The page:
So after completing this review I had a set of radicle ideas about how I wanted my to-do list to work, the next question was could I really organise things without project folders? Like most people I was wedded to the idea to-do list managers had to be organised by project folders. I could not imagine not having project folders. It was inconceivable, right? I mean how else can a to-do list manager be organised?
It was very hard to get over this thinking. This belief that projects folders were necessary. But the more I looked at it the more I saw this was simply not true. In fact, the more I looked at it the more I realised project folders were slowing me down. They were creating unnecessary anxiety and they were places tasks could disappear and never be seen again until it was too late—or I added some arbitrary date so I did not forget about it making my today list meaningless.
So, I decided to take the plunge. I removed all my project folders in my to-do list manager and replace them with folders related to time. I created six folders. This week, next week, this month, next month and long-term. I also retained my routines as these just had to be done on a specific day so nothing needed to change there.
Now, I have covered this set up on my YouTube channel in both my Apple Reminders video and Todoist. If you want to see these folders in action, head over there. The links are in the show notes.
What happened was something remarkable. By no longer having contexts and projects to think about I didn’t need to waste time thinking about where tasks went or what I needed to complete the task. Instead, all I had to think about was when was I going to do the task; this week, next week, later this month or next month or beyond? This was so liberating! Processing time halved. It was so easy to just have to think about when I wanted to do a task. If I got it wrong it was not a problem because I would see it when I did my next weekly planning session.
And those weekly planning sessions instead of taking 40 to 60 minutes to complete now only took 20 minutes! When I first did it I thought I must have missed something because I have become accustomed to taking about an hour each Sunday afternoon. But no, when I double-checked, I hadn’t missed anything and I had wonderfully planned weeks that occasionally I don’t manage to complete the tasks for the week, but these can easily be rolled over to the following week.
So there you go. That’s why I have changed the way I organise my to-dos. I have finally got away from the false belief that everything must be organised by project or context. That anything involving more than one step must be a project and I need to organise my tasks with next actions and complete a full weekly review every week.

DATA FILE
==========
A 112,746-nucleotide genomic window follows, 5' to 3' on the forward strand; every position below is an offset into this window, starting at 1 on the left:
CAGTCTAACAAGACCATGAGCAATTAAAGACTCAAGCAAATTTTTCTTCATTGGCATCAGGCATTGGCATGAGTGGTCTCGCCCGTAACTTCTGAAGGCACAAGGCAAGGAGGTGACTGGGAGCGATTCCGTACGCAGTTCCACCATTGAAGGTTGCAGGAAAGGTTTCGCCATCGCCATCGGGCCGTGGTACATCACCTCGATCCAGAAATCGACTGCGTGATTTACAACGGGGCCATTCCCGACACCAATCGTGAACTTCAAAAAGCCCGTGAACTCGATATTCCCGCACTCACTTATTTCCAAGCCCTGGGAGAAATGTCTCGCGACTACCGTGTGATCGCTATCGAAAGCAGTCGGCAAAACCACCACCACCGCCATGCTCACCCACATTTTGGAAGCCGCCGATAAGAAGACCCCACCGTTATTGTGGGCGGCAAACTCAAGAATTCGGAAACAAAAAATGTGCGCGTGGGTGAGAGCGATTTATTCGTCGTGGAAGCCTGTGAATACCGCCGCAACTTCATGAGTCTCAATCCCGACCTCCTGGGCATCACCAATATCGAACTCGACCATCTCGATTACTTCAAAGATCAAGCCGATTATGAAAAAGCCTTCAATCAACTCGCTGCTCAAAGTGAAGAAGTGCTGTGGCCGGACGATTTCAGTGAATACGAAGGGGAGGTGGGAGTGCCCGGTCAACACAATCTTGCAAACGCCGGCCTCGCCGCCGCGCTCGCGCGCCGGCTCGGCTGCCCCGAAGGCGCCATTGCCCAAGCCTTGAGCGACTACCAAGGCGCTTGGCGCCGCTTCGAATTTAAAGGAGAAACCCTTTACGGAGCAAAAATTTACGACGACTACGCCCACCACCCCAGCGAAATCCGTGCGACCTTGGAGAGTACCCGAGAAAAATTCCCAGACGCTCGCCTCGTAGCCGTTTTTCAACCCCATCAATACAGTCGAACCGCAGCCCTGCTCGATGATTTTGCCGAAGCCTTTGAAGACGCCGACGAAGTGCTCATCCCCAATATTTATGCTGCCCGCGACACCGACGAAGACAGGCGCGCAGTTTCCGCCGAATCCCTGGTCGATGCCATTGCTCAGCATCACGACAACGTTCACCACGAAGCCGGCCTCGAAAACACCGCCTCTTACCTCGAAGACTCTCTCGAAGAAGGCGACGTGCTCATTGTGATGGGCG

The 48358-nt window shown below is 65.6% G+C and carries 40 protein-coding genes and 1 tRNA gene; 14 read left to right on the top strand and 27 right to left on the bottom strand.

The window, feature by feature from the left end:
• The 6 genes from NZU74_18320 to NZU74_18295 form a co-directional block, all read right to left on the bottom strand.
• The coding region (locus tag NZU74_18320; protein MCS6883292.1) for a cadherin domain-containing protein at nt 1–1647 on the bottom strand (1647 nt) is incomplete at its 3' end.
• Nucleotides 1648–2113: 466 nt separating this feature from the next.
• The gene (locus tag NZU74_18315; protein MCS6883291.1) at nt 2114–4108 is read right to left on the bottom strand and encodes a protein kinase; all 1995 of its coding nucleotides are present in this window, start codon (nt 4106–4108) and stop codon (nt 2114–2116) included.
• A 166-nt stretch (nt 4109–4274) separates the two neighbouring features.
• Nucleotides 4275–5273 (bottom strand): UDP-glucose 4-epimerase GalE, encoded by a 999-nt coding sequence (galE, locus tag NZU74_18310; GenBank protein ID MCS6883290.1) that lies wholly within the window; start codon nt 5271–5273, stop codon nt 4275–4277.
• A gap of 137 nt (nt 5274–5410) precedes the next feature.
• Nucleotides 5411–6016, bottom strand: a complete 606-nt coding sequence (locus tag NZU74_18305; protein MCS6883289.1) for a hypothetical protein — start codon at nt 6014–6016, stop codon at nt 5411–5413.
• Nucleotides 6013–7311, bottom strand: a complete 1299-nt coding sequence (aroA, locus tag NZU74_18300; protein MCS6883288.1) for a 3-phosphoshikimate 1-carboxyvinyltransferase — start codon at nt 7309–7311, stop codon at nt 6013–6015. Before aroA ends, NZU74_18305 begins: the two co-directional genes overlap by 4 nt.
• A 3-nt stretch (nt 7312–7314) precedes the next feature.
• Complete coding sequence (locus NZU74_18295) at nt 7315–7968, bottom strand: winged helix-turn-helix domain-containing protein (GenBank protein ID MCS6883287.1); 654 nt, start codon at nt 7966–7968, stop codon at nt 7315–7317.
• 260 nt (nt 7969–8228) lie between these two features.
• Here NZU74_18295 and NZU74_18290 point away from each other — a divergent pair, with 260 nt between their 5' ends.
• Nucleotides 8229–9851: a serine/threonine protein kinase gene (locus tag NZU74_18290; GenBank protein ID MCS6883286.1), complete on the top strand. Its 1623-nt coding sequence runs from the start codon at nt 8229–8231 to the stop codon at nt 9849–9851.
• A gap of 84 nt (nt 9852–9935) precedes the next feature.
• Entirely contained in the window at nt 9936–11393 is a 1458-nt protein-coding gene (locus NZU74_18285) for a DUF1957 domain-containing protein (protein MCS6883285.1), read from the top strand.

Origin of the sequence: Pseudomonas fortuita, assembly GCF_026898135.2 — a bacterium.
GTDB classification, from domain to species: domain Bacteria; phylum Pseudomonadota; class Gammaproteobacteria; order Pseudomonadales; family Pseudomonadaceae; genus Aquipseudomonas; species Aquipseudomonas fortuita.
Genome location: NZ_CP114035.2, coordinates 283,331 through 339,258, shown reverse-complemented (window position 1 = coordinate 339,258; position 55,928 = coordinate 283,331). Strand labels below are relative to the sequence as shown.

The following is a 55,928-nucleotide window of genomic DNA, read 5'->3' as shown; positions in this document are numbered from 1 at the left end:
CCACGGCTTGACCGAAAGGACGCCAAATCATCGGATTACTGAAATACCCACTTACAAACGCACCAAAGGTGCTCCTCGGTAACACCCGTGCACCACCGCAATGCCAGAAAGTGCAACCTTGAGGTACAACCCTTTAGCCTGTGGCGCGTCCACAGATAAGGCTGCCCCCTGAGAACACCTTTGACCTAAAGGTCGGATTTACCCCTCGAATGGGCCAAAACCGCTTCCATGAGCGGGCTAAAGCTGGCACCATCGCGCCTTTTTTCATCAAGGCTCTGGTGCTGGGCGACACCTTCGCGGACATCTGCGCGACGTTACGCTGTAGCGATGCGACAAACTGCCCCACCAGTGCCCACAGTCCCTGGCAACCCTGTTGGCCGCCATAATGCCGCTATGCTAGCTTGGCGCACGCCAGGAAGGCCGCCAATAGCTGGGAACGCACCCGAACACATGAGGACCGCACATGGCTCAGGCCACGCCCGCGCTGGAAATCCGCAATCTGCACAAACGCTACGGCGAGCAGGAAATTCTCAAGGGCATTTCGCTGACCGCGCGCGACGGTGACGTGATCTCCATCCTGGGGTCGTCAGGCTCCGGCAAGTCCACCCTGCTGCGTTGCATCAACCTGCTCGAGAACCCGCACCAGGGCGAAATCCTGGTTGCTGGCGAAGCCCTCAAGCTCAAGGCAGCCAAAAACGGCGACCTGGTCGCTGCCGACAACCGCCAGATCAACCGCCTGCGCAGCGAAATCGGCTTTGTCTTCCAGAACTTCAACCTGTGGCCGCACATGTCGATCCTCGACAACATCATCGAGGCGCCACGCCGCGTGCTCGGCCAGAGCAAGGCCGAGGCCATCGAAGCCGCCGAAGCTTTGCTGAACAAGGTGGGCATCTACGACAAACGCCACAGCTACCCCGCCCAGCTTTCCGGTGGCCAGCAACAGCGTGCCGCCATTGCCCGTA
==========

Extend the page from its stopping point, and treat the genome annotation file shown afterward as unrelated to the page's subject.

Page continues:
Now I have a system that works for me. And I must stress that. This system works for me. It may not work for you. What I would say is don’t get trapped by the thinking of other people. Don’t always believe that what you read in a book or see in a video or article must be the correct way to do things. It is not. There are always other ways and some of those might be better for you. Robin Sharma advocates waking up at 5AM every morning. I tried that for a year, but as I have coaching calls often at 11PM not finishing until after midnight waking up at 5AM does not work for me. Waking up at 7:00AM does.
Likewise, GTD contexts do not work for me, they never have, yet I spent years thinking I was doing something wrong because I could not get them to work for me. The reality was I was not doing anything wrong, it was the way I had set up my workflows that meant I did not need contexts.
So find your own way, find a way that works for the way you think, the way you work and the way you want to see your tasks presented. Being more productive is not about the system, it is about being able to get your work done in the most efficient and effective way you can so you can spend more of your time doing the things you want to do with the people you want to doing them with.
Thank you for listening to this episode. I hope you got a lot of value from it. Feel free to ask me anything you like either by email email@example.com or by DMing on Facebook or Twitter. And if you want to see this set up in action, head over to my YouTube channel.
It just remains for me now to wish you all a very very productive week.